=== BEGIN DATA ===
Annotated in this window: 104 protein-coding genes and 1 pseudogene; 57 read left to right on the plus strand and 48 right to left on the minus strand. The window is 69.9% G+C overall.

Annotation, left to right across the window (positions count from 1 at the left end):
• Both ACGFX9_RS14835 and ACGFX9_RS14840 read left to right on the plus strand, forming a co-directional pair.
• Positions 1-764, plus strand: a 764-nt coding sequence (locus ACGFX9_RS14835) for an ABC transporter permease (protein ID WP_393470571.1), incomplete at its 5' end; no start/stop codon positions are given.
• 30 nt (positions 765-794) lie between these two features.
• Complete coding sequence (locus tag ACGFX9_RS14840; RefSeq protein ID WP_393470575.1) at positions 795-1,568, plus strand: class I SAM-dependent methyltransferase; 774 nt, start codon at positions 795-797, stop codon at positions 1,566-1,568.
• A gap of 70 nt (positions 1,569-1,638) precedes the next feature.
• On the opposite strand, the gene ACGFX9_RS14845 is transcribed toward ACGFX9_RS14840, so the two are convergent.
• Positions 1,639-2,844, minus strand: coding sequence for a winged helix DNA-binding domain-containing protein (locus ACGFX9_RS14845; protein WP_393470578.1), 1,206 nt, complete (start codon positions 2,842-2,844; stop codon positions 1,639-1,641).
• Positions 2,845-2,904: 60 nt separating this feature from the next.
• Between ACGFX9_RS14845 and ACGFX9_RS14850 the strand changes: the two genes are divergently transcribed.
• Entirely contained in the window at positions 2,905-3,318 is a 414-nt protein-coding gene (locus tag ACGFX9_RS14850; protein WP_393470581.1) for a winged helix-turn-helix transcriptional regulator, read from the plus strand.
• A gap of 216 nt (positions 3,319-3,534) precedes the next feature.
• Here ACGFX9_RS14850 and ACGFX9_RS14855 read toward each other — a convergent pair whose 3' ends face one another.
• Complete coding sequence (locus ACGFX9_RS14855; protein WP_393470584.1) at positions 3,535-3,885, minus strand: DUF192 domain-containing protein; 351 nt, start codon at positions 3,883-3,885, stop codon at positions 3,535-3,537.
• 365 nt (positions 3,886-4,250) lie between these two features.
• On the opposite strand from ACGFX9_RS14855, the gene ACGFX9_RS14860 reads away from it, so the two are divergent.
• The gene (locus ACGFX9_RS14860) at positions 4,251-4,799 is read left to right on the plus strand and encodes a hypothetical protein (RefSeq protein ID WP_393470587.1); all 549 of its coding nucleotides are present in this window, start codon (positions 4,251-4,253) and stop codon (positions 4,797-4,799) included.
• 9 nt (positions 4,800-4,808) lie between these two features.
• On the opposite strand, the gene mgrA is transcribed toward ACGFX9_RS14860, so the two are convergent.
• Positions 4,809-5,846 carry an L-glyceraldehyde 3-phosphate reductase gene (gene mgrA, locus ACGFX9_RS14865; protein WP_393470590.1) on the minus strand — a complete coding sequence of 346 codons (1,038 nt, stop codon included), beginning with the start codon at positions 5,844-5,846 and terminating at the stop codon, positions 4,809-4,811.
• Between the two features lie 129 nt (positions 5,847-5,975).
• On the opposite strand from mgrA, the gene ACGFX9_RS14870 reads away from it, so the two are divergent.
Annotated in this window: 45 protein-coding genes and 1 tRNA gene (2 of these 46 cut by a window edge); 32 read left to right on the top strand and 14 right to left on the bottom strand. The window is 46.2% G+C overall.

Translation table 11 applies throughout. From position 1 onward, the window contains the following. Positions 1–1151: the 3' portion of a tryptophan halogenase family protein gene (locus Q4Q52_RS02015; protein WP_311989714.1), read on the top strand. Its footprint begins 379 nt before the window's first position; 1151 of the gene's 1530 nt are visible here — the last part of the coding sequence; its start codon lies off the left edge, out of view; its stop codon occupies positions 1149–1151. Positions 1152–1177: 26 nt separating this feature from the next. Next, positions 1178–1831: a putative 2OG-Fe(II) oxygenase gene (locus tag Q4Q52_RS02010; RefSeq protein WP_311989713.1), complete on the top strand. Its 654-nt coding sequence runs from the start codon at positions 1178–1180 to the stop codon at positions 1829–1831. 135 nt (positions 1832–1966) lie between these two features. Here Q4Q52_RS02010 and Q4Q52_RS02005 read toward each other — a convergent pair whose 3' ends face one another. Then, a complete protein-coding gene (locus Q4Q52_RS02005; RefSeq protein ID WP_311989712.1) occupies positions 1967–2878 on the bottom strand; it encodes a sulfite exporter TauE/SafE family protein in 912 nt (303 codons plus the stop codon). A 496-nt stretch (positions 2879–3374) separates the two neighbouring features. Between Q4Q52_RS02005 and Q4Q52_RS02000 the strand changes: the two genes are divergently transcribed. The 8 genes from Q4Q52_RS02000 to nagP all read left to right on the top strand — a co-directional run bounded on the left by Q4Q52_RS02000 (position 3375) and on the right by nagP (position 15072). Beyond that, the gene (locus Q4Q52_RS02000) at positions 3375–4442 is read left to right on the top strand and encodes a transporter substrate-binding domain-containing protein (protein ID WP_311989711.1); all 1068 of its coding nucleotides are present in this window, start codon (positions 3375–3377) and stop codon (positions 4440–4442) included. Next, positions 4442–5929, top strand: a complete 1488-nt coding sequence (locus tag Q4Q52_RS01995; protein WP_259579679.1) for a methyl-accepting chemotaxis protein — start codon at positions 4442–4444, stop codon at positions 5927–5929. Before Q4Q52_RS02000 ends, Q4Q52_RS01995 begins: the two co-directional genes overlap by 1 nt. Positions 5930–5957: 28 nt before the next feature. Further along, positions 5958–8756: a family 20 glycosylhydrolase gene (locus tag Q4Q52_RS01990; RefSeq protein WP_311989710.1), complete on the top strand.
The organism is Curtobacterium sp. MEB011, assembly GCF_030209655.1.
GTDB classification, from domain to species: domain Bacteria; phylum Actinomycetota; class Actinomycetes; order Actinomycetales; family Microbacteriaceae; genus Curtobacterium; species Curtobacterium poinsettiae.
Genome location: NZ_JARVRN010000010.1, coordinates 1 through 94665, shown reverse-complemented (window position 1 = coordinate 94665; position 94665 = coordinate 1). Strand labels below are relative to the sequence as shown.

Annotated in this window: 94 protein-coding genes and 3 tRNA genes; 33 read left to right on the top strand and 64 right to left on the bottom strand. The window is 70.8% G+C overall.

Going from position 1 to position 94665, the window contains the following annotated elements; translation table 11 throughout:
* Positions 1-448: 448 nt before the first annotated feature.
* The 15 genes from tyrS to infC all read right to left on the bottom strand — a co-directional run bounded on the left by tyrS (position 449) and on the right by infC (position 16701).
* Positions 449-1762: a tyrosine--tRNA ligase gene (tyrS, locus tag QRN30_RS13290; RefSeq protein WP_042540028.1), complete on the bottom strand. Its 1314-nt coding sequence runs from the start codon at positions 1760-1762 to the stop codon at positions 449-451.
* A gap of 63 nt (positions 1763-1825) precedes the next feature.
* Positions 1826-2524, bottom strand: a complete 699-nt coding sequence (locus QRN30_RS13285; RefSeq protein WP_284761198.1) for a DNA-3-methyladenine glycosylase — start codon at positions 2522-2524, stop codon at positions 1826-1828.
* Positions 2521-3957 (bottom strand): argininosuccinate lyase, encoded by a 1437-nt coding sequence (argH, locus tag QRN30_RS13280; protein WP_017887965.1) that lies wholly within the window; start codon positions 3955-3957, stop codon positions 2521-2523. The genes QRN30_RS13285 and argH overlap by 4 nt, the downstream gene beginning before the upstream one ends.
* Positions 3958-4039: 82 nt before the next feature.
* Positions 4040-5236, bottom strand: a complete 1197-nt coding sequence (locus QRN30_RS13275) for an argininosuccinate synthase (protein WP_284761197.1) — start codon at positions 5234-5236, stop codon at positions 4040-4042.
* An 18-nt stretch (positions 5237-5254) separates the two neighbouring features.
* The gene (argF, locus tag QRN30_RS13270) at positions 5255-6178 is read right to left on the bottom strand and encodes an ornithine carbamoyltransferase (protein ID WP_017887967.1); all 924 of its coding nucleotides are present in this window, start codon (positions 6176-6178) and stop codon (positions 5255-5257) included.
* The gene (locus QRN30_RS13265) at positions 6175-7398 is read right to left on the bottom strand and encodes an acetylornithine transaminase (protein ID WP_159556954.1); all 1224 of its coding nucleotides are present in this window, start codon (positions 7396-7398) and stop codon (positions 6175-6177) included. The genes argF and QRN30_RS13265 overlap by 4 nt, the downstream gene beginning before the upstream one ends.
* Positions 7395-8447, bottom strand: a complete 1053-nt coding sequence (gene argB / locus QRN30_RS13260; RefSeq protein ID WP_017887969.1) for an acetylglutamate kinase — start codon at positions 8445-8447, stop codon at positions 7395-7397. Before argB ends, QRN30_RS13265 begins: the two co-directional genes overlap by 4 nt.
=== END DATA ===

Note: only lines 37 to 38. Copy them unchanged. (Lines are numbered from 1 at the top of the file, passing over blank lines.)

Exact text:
* Positions 3958-4039: 82 nt before the next feature.
* Positions 4040-5236, bottom strand: a complete 1197-nt coding sequence (locus QRN30_RS13275) for an argininosuccinate synthase (protein WP_284761197.1) — start codon at positions 5234-5236, stop codon at positions 4040-4042.